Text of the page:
Johnson cancels all leave - and fuels speculation of snap election
Downing Street has cancelled all leave for government advisers in the run-up to October 31 - fuelling speculation of a snap election before Brexit day.
Chief strategic adviser Edward Lister emailed all special advisers informing them no holidays should be booked until the end of October.
Prime Minister Boris Johnson has also told civil servants that preparing for a no-deal Brexit must be their "top priority".
In a letter to officials, he said he would "very much prefer" to leave on October 31 with a new agreement with Brussels in place, but he recognised that "this may not happen".
"That is why preparing urgently and rapidly for the possibility of an exit without a deal will be my top priority, and it will be the top priority for the civil service too," he wrote.
The disclosure is likely to be seen as a further attempt to ratchet up pressure on the European Union, driving home the message that the Conservative government is serious about leaving at the end of October, with or without a deal.
The UK minister in charge of preparations also said Britain would spend "whatever it takes" to get ready for a disorderly Brexit.
But Michael Gove has brushed aside suggestions that Mr Johnson needs to urgently take up an invitation for a meeting with Taoiseach Leo Varadkar.
Mr Varadkar has invited the prime minister to Dublin for face-to-face discussions on the Brexit impasse but there is no sign of the meeting taking place any time soon.
Sources in Dublin told the Irish Independent they don't expect Mr Johnson to take up the offer until September.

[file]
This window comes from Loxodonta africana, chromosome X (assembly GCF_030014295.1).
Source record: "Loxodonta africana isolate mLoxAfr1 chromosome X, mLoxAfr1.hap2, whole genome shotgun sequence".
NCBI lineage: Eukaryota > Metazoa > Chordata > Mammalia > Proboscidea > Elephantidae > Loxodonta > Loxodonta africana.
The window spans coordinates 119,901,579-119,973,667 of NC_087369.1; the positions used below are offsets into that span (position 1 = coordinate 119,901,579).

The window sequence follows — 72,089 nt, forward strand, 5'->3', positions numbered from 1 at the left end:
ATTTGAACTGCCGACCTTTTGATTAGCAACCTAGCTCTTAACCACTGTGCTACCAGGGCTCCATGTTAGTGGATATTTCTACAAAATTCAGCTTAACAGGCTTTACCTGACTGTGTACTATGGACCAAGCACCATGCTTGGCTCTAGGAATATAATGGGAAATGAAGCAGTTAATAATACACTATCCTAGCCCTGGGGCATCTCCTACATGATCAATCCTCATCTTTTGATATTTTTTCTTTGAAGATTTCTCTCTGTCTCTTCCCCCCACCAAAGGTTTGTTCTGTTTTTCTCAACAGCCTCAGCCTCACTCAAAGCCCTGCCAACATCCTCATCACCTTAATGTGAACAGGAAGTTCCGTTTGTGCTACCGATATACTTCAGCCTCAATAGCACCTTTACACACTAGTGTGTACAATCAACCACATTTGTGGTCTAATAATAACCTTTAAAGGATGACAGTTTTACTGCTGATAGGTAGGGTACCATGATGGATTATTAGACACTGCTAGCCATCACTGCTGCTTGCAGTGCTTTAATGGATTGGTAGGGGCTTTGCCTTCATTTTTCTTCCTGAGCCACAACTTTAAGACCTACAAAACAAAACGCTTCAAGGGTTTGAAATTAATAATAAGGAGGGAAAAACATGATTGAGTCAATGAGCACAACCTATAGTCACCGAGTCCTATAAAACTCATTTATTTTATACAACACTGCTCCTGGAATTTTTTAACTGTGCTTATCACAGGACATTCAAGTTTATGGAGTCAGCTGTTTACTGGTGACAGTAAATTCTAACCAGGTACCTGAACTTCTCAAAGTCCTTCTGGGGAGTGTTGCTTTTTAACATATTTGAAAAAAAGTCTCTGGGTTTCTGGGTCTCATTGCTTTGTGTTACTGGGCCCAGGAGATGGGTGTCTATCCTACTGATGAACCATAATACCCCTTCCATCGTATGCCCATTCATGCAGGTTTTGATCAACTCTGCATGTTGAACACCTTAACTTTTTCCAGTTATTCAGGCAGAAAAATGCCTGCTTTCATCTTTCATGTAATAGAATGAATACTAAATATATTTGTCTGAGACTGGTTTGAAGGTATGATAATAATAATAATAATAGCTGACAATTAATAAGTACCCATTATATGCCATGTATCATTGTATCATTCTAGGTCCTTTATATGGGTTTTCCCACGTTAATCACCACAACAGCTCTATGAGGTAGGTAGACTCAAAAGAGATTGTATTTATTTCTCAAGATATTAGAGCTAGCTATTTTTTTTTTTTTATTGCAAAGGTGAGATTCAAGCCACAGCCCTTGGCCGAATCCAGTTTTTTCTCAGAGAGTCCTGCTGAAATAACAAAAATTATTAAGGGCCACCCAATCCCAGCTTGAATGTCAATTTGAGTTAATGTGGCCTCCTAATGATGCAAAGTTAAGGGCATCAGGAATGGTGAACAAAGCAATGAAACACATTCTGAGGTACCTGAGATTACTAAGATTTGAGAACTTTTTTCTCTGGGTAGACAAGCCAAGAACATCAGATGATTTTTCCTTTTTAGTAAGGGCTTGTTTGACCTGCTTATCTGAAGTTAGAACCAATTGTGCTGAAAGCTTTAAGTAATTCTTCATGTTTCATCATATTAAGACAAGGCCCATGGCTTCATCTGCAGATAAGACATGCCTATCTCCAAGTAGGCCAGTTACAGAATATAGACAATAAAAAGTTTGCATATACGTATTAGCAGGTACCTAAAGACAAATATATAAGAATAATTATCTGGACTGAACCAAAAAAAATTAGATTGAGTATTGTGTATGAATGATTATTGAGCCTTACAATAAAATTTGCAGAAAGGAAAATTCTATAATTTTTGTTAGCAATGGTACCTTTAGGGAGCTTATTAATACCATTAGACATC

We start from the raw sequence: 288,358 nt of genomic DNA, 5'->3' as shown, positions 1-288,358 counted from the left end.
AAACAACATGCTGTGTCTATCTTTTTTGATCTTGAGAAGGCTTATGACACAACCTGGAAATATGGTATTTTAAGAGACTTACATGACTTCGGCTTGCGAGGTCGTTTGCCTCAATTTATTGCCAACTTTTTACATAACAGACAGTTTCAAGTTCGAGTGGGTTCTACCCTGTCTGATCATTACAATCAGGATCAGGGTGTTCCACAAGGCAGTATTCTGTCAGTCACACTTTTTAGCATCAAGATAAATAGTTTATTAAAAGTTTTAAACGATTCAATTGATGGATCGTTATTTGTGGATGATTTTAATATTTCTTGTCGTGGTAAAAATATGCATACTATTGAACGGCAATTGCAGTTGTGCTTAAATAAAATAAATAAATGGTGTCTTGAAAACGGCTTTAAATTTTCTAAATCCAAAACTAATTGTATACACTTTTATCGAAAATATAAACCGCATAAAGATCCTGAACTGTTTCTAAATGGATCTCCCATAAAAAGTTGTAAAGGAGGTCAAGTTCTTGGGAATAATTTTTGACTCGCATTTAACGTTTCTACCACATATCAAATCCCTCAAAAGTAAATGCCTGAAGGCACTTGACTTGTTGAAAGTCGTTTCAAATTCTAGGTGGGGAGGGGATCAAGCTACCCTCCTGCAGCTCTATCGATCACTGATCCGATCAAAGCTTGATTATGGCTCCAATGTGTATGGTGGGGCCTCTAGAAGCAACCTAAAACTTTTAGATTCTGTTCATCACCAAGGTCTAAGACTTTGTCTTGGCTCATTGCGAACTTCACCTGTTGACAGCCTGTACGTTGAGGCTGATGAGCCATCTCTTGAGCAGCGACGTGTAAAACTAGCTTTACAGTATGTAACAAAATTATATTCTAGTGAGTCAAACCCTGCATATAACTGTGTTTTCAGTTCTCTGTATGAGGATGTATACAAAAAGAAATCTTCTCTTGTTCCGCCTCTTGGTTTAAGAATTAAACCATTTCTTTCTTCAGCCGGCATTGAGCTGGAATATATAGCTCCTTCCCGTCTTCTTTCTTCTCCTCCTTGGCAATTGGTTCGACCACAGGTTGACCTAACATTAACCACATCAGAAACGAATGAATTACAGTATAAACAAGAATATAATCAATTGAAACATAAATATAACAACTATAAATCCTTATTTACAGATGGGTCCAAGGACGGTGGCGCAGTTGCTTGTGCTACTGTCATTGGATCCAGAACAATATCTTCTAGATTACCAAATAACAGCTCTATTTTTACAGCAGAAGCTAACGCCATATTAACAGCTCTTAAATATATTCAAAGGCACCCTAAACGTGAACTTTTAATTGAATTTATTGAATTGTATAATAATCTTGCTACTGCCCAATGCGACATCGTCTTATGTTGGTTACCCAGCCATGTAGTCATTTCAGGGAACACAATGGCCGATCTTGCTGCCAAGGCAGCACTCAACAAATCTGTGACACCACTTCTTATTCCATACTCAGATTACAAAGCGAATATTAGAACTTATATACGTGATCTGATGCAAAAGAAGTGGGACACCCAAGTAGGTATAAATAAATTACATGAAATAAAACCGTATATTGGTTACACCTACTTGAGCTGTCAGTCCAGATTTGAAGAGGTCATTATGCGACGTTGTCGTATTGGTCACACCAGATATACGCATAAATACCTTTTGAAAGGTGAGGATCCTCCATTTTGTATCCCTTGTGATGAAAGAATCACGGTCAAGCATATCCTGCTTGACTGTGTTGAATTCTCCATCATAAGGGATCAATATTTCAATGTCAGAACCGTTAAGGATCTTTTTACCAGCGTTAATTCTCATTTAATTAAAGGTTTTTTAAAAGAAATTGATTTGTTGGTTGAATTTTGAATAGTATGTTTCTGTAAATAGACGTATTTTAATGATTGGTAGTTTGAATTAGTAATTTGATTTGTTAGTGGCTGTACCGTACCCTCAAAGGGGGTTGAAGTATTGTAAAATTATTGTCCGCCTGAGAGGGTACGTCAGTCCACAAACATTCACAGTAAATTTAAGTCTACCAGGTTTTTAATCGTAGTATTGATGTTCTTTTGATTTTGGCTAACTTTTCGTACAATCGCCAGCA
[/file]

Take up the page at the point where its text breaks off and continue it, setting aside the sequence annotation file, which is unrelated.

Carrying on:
This will be after the G7 summit where he will meet the leaders of France and Germany as well as European Council President Donald Tusk and Commission President Jean-Claude Juncker.
Mr Gove, who is on a two-day visit to Northern Ireland, said there were "links at every level" between the UK and Irish governments.
"We will make sure that we safeguard the security of the people on the island of Ireland and we will also make sure that trade continues to flow as freely as possible," he said.
Mr Gove said the UK government still believed a smooth exit was "eminently doable".
Asked what it wants to replace the backstop with, he said Mr Johnson was keen to explore with EU leaders how to strike a deal that MPs could back.
He did not give any further detail.
Mr Gove added that Britain had given an "absolutely cast-iron commitment" not to put any infrastructure on the Border.
The Irish Government has given a similar commitment but says some form of checks will be needed to protect the EU single market.
Meanwhile, UK Labour leader Jeremy Corbyn is urging Britain's top civil servant to rule that the prime minister cannot push through a no-deal Brexit in the middle of a general election campaign.
In a letter to Cabinet Secretary Mark Sedwill, the leader of the opposition said that it would represent an "unprecedented, unconstitutional and anti-democratic abuse of power" for the UK.